That’s a lesson I’ve learned the hard way, and something I intend to work on in the new year.
Planning Only Takes You So Far
I consider myself fairly quick on my feet. I studied improv at Second City’s training center, and that’s been enormously useful to me, especially in keeping cool when things go off the rails.
But I’m also a planner. I plan everything — every meeting, every presentation, every interaction. I prepare for every possible objection, analyze every hole in my arguments, and I visualize how things should go.
But as they say, “No battle plan survives contact with the enemy.” And I find that if I’m too wedded to my plan, I get stuck in that groove and it’s hard to get out.
How I Got Stuck
I was doing a workshop recently and the client and I had discussed ahead of time whether it would be a good idea to allow a couple of employees to dial in from another location. We determined together that the experience just wouldn’t work as well for people not in the room, and so we’d make it an in-person workshop only.
When I arrived that morning, the plan had changed. Stuff happens, so I did my best to roll with it, reconfiguring my technology to work with their web conferencing system.
In the end, the workshop was a success. But when it was over, I realized that I hadn’t made enough of an effort to integrate the remote participants into the conversation. Because it departed from my plan, it was hard for me to adjust and be in the moment.
The Lesson: Get Out of Your Head
I have a pre-event checklist that I use when I set up for a presentation. It mostly covers the technical elements (connect to wifi, silence phone, assemble handouts, etc.). But now I’ve added a new item to the checklist — a question — and it may just be the most important thing on there:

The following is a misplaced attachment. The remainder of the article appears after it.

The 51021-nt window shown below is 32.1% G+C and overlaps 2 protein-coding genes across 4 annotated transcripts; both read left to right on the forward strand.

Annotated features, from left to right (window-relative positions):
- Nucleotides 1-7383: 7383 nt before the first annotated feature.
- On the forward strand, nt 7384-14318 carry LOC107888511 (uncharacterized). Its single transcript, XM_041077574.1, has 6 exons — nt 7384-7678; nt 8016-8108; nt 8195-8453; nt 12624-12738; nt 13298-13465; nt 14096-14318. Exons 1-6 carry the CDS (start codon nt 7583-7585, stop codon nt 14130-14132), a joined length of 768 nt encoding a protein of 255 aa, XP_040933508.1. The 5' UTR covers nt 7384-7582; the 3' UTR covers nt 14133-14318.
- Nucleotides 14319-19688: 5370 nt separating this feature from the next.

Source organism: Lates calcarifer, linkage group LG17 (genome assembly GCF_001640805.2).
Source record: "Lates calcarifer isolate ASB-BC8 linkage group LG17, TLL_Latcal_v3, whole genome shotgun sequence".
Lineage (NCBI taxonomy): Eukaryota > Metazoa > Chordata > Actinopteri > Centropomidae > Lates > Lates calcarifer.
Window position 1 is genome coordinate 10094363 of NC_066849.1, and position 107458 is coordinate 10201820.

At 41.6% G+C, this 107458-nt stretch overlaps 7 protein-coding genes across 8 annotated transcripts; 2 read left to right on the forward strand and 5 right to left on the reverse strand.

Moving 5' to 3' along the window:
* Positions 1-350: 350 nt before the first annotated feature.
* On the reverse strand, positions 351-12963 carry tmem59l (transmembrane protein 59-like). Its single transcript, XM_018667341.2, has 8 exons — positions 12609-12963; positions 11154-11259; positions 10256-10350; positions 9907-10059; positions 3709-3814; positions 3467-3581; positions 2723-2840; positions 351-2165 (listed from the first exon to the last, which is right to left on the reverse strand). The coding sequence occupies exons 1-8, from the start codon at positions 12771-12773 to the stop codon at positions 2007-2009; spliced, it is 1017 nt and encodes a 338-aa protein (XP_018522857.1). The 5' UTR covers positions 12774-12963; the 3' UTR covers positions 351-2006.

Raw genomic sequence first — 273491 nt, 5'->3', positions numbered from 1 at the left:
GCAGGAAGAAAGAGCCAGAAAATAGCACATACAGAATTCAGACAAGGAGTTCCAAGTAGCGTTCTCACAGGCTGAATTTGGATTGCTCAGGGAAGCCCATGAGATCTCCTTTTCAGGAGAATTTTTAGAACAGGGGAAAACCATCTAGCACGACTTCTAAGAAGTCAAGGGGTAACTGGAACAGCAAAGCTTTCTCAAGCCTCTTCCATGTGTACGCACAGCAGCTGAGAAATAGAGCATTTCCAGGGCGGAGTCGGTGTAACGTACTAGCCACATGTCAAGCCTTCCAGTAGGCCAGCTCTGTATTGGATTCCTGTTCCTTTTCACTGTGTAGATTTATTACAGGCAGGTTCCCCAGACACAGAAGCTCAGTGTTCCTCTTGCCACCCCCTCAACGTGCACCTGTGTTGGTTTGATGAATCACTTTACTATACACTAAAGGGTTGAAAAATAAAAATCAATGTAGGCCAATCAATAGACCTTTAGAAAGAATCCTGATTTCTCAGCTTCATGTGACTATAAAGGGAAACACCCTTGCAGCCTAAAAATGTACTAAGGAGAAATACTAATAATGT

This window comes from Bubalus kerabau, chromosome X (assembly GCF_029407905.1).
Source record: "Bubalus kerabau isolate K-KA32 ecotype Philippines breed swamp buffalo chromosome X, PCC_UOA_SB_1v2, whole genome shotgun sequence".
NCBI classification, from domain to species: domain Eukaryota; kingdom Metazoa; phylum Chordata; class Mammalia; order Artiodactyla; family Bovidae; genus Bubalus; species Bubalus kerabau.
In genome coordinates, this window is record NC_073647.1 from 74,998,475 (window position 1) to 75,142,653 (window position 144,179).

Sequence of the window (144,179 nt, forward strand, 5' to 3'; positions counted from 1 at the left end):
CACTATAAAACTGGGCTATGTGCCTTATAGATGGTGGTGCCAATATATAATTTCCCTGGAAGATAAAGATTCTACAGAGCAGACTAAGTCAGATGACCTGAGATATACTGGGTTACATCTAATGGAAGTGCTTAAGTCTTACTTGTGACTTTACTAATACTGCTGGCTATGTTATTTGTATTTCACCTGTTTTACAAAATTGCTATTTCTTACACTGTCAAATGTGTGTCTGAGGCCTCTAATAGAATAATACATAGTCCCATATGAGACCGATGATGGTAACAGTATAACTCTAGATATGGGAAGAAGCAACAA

What was unexpected, and how will you account for it?
Now instead of just busily working through my to-do list, checking off one item after another, I’m going to force myself to stop for a moment and think — to ask myself this question and work out an answer.
So whether you’re giving a presentation, interviewing for a job or conducting a meeting, understand that preparation is important, yes, but no amount of preparation can anticipate every possible outcome. Simply expecting the unexpected is not enough.
You might get stuck in a lousy room, a key person may not show up, your technology could break down, you might get interrupted by a fire drill. When that happens, take a moment, breathe and think about what you need to do differently.
Why I Wasn’t the Greatest Improviser
This all reminds me of my improv experience.
I lived about a mile’s walk from Second City, and when I went to auditions (where, of course, there were no scripts — just a lot of what they call “make ’em ups”), I would envision whole scenes based on what I saw on the way.
I’d pass a dry cleaner and act out a scene in my head about my shirt being ruined. A restaurant? I’m on a first date. A park? I’m a single dad pushing my kid on the swing. All the way to the audition I’d carry out these dialogues in my head in order to prepare.
When I told another actor about my “technique,” he said, “I think that would put me too much in my head.” Which is the worst thing an improviser can do — thinking too hard instead of just being in the moment and relying on instinct.
This is probably why I was not a great improviser. Mind you, I think I’m better than a lot of people who have never taken a class, but among those who are really good at it, I’m just okay.
Someday I’d like to take classes again and see how I do. In the meantime, I’m trying to put this lesson to work in my everyday life.
Stop, breathe, think, adjust.